Pennies into billions, another HFT article.

Discussion in 'Wall St. News' started by S2007S, Oct 10, 2010.

  1. S2007S


    Week after week articles of high frequency trading continue to spread across the internet. Anyone who thinks this kind of trading is going to continue better think twice. Why the sec is waiting what seems like forever to do something about it is beyond me, you can see that this has become a game and the one with the fastest computers wins. From quote stuffing, phantom volume, flash phony trades and what ever else they fucking do to manipulate the game that's being played isnt going to last. Remember nearly 2/3 of the volume on the exchanges are made up of high frequency traders, what ever they tell you about providing liquidity and what ever else they do are fucking lies. This is going to be a significant news event in due time.

    Trading Pennies Into $7 Billion Drives High-Frequency's Cowboys

    Bloomberg October 6, 2010 04:00 AM

    Wednesday, October 6, 2010

    Oct. 6 (Bloomberg) -- A cowboy-hat-wearing robot with "Sell" emblazoned across its chest adorns a wall-length mural in the lounge of RGM Advisors LLC in Austin, Texas. Another robot, with "Buy" on it, wobbles toward a green Wall Street sign as two machines tote spark-emitting high-speed cables.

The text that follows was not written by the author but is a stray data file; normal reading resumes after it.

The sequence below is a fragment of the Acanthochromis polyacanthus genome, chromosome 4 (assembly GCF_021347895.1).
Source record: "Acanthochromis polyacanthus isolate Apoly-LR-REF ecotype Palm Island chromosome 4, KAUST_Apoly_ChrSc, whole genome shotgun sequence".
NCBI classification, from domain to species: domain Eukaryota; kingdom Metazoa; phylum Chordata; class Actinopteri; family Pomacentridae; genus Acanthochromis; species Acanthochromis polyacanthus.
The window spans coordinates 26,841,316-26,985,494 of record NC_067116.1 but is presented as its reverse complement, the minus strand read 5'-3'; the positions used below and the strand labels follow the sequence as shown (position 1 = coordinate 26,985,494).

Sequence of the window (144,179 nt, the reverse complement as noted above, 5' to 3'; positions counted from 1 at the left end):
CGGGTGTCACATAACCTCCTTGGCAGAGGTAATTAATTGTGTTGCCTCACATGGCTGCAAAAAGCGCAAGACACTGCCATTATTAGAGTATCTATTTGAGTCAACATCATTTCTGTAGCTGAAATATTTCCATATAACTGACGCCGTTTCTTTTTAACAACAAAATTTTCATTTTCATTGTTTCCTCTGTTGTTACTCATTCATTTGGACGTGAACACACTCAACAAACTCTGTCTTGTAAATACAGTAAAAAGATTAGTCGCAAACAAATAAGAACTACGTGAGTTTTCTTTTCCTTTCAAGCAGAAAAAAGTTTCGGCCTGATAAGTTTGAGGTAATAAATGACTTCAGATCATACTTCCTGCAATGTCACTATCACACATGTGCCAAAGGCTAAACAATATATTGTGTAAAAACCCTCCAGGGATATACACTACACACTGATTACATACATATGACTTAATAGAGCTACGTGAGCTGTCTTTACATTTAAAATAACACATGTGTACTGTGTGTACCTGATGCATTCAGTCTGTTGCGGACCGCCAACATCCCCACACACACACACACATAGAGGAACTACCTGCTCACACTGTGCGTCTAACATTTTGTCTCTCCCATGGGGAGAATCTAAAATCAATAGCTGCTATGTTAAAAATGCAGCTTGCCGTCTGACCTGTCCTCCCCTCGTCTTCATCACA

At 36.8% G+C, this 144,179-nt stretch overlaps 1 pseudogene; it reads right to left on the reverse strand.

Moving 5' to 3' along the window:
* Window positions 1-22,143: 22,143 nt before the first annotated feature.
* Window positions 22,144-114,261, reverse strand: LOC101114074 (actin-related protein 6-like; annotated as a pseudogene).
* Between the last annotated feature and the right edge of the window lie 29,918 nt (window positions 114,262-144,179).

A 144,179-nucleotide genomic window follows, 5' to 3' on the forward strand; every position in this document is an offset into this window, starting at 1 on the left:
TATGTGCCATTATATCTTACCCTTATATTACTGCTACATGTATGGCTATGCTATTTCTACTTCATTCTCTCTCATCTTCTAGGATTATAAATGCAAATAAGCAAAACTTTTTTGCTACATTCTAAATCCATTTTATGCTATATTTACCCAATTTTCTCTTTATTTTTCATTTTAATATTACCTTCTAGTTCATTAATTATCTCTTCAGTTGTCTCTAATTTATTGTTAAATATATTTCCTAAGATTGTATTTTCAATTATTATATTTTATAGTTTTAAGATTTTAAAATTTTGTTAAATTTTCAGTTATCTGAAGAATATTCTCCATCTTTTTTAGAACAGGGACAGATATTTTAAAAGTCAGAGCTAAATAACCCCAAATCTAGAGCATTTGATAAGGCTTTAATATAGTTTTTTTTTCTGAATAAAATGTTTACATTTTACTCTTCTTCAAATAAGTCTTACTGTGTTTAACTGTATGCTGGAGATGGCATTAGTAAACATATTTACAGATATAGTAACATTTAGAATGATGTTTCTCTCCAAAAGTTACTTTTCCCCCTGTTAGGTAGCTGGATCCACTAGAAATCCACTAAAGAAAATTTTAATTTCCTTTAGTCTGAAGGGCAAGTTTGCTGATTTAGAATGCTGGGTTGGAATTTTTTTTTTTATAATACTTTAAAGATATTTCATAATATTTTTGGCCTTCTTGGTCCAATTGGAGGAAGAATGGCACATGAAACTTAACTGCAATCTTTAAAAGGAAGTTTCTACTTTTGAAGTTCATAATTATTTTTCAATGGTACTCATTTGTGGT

"We explained to a local artist that we wanted a mural that represented our business, and he came up with the design," RGM Chief Executive Officer Richard Gorelick says in an airy 16th-floor office that calls to mind a Scandinavian design firm rather than a company that trades hundreds of millions of shares a day, Bloomberg Markets magazine reports in its November issue.

    As a cue to RGM's staff of 120 mainly scientists, software developers and information technology graduates that their job is to eke out a fraction of a cent profit on each of those trades, five stone urns in the lobby are stuffed with pennies.

    "It's a lot easier for us to teach really smart scientists about markets and trading than to teach traders about programming," Gorelick, 39, says.

    High-frequency firms such as Gorelick's are the rebellious new force in U.S. securities markets. Armed with algorithms and computers that shave milliseconds off the speed of a trade, programmers, math whizzes and even some former dot_commers like Gorelick have set up shop from Austin to Chicago to Red Bank, New Jersey. These firms don't analyze a company's value or bet on financial news. They use computers to scour public and private markets for deviations from historical prices and leap on discrepancies, rather than betting on the value of a company, currency or commodity.

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  2. Hard to disagree
  3. This subject was covered on 60 minutes last night. Interesting.